Of all the things that can boost emotions, motivation, and perceptions during a workday, the single most important is making progress in meaningful work.

According to studies, the more frequently people experience this feeling, the more productive they’ll be long-term. This is known as the progress principle.

And again, small wins can work just as well as big ones. Celebrating minor milestones throughout the day or week can be enough to make your team feel like they’re gaining momentum.

The only caveat to remember here is that the work must feel meaningful for the progress principle to work. So start by taking some time to help your team see how they’re contributing to meaningful results, and follow that up by ensuring you celebrate each other’s success.

Of all the things that can boost motivation, the single most important is making progress in meaningful work.

Celebrating can make us happier

Good news

While celebrating our success (and that of our teammates) can improve how we work together and how productive we are, it can also make us happier to share good news.

Research shows telling others about our own positive feelings can make us happier. But, even better, just thinking about telling someone your good news can make you feel happier, too.

Savoring is what social psychologist Fred Bryant calls the process of sharing and enjoying good news and positive feelings. It’s another way of talking about celebrating success or positive events. And Bryant says it’s something we should all be doing more of:

Savoring is the glue that bonds people together, and it is essential to prolonging relationships. People who savor together stay together.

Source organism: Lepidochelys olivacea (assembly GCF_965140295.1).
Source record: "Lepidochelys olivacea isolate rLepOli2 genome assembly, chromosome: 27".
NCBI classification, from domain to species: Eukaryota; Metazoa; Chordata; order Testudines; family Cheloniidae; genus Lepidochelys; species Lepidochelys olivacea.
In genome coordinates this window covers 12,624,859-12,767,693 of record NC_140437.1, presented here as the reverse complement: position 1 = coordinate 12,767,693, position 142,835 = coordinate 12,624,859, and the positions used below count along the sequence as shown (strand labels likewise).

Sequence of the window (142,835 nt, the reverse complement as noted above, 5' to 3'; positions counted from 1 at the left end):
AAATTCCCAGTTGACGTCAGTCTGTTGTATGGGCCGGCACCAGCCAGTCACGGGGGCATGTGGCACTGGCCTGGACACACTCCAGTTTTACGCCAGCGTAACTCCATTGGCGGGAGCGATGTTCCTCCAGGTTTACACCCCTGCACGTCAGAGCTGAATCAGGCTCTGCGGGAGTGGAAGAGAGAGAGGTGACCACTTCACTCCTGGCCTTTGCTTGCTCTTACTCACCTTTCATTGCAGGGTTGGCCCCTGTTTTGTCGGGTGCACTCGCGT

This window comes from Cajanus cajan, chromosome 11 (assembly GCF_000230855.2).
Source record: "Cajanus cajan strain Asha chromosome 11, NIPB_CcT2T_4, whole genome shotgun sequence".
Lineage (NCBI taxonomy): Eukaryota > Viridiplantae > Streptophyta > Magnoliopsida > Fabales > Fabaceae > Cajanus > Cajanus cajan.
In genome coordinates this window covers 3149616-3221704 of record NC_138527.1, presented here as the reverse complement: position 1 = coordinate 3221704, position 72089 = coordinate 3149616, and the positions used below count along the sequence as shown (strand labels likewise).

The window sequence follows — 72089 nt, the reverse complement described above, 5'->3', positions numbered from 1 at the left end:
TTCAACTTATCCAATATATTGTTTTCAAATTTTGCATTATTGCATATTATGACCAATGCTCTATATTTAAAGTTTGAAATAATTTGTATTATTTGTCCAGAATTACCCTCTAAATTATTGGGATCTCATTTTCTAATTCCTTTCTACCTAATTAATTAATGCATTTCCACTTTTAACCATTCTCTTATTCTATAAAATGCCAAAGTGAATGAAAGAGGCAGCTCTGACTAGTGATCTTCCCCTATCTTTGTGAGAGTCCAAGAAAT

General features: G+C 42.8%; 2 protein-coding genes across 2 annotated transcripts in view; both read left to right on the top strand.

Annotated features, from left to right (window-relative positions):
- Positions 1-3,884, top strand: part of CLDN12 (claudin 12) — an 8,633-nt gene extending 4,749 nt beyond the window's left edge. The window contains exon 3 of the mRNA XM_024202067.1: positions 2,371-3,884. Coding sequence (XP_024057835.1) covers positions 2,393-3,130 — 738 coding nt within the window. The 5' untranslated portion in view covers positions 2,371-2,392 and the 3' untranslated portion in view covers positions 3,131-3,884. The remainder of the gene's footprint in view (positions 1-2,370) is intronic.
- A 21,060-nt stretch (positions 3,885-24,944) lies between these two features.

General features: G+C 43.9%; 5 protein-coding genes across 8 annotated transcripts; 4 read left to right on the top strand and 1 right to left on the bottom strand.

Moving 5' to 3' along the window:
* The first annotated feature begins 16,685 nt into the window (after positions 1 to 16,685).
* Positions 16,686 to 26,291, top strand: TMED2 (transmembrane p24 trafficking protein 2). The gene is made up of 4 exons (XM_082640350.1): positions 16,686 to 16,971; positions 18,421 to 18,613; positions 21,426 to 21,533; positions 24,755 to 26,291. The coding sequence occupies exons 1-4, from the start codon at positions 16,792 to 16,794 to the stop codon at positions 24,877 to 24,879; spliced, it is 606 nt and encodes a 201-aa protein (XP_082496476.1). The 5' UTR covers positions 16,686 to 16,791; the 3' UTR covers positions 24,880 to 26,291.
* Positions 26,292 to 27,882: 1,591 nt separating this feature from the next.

Research also shows that when we outwardly express our good feelings, we tend to feel happier. This is because we’re giving the brain evidence that something good has happened. The brain can take in and respond to the external signs of good news when we express ourselves outwardly, which serves to compound our initial good feelings.


Although all this research points back to the basic idea that celebrating success—even small wins—is beneficial, there’s quite a bit to unpack within all that research.

For starters, simply sharing your good news or positive feelings with others can make you happier. That’s an easy one to get started on.

Before you start encouraging your team to celebrate more often, however, remember to make sure they feel their work is meaningful. We love the feeling of making progress, but not if we think our work is a drag in the first place. Show your teammates the fruits of their labor and help them understand how they’re contributing to something meaningful.

Once you’re all invested in what you’re doing, it’s time to turn up the celebrations. Encourage your teammates to share even small wins with each other, and make the time and effort to celebrate those wins as a team.

And remember, the bigger your celebrations, the better the effect.